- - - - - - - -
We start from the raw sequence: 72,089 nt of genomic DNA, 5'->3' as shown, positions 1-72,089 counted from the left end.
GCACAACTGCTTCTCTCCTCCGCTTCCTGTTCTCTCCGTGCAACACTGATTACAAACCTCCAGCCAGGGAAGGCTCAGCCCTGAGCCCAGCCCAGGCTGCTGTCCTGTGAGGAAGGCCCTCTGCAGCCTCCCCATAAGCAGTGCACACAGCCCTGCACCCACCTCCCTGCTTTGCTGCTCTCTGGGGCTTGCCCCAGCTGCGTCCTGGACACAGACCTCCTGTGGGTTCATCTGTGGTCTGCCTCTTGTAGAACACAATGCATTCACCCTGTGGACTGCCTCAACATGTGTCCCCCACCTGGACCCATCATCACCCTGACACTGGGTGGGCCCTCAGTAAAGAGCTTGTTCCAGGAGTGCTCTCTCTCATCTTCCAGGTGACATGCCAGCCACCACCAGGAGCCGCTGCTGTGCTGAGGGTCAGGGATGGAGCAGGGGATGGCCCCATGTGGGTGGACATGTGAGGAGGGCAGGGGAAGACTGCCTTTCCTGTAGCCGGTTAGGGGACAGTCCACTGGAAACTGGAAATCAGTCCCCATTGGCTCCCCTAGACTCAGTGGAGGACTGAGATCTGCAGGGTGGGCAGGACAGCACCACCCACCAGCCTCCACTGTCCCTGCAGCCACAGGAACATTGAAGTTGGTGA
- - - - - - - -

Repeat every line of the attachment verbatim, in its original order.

We start from the raw sequence: 72,089 nt of genomic DNA, 5'->3' as shown, positions 1-72,089 counted from the left end.
GCACAACTGCTTCTCTCCTCCGCTTCCTGTTCTCTCCGTGCAACACTGATTACAAACCTCCAGCCAGGGAAGGCTCAGCCCTGAGCCCAGCCCAGGCTGCTGTCCTGTGAGGAAGGCCCTCTGCAGCCTCCCCATAAGCAGTGCACACAGCCCTGCACCCACCTCCCTGCTTTGCTGCTCTCTGGGGCTTGCCCCAGCTGCGTCCTGGACACAGACCTCCTGTGGGTTCATCTGTGGTCTGCCTCTTGTAGAACACAATGCATTCACCCTGTGGACTGCCTCAACATGTGTCCCCCACCTGGACCCATCATCACCCTGACACTGGGTGGGCCCTCAGTAAAGAGCTTGTTCCAGGAGTGCTCTCTCTCATCTTCCAGGTGACATGCCAGCCACCACCAGGAGCCGCTGCTGTGCTGAGGGTCAGGGATGGAGCAGGGGATGGCCCCATGTGGGTGGACATGTGAGGAGGGCAGGGGAAGACTGCCTTTCCTGTAGCCGGTTAGGGGACAGTCCACTGGAAACTGGAAATCAGTCCCCATTGGCTCCCCTAGACTCAGTGGAGGACTGAGATCTGCAGGGTGGGCAGGACAGCACCACCCACCAGCCTCCACTGTCCCTGCAGCCACAGGAACATTGAAGTTGGTGA